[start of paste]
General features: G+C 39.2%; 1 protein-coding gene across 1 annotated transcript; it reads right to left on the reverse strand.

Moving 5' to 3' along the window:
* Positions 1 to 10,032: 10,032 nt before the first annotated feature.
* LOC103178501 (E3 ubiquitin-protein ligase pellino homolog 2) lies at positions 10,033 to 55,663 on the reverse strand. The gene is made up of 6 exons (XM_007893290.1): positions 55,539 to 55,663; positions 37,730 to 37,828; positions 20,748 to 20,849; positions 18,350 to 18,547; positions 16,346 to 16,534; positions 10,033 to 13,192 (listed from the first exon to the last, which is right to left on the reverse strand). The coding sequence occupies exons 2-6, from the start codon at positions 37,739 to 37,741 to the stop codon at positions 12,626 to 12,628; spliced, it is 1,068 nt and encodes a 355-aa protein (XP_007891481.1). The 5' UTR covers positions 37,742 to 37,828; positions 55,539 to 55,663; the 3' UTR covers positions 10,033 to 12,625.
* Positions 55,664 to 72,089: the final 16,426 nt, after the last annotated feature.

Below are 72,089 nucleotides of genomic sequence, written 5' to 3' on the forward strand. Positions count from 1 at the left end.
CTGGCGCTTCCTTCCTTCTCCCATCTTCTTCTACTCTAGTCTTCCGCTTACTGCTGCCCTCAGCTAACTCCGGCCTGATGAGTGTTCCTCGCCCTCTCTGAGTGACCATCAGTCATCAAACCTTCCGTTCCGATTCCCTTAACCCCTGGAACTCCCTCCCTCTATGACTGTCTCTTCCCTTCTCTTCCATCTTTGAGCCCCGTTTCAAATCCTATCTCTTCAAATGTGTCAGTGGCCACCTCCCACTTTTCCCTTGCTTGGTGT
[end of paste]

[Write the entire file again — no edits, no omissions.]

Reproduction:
General features: G+C 39.2%; 1 protein-coding gene across 1 annotated transcript; it reads right to left on the reverse strand.

Moving 5' to 3' along the window:
* Positions 1 to 10,032: 10,032 nt before the first annotated feature.
* LOC103178501 (E3 ubiquitin-protein ligase pellino homolog 2) lies at positions 10,033 to 55,663 on the reverse strand. The gene is made up of 6 exons (XM_007893290.1): positions 55,539 to 55,663; positions 37,730 to 37,828; positions 20,748 to 20,849; positions 18,350 to 18,547; positions 16,346 to 16,534; positions 10,033 to 13,192 (listed from the first exon to the last, which is right to left on the reverse strand). The coding sequence occupies exons 2-6, from the start codon at positions 37,739 to 37,741 to the stop codon at positions 12,626 to 12,628; spliced, it is 1,068 nt and encodes a 355-aa protein (XP_007891481.1). The 5' UTR covers positions 37,742 to 37,828; positions 55,539 to 55,663; the 3' UTR covers positions 10,033 to 12,625.
* Positions 55,664 to 72,089: the final 16,426 nt, after the last annotated feature.

Below are 72,089 nucleotides of genomic sequence, written 5' to 3' on the forward strand. Positions count from 1 at the left end.
CTGGCGCTTCCTTCCTTCTCCCATCTTCTTCTACTCTAGTCTTCCGCTTACTGCTGCCCTCAGCTAACTCCGGCCTGATGAGTGTTCCTCGCCCTCTCTGAGTGACCATCAGTCATCAAACCTTCCGTTCCGATTCCCTTAACCCCTGGAACTCCCTCCCTCTATGACTGTCTCTTCCCTTCTCTTCCATCTTTGAGCCCCGTTTCAAATCCTATCTCTTCAAATGTGTCAGTGGCCACCTCCCACTTTTCCCTTGCTTGGTGT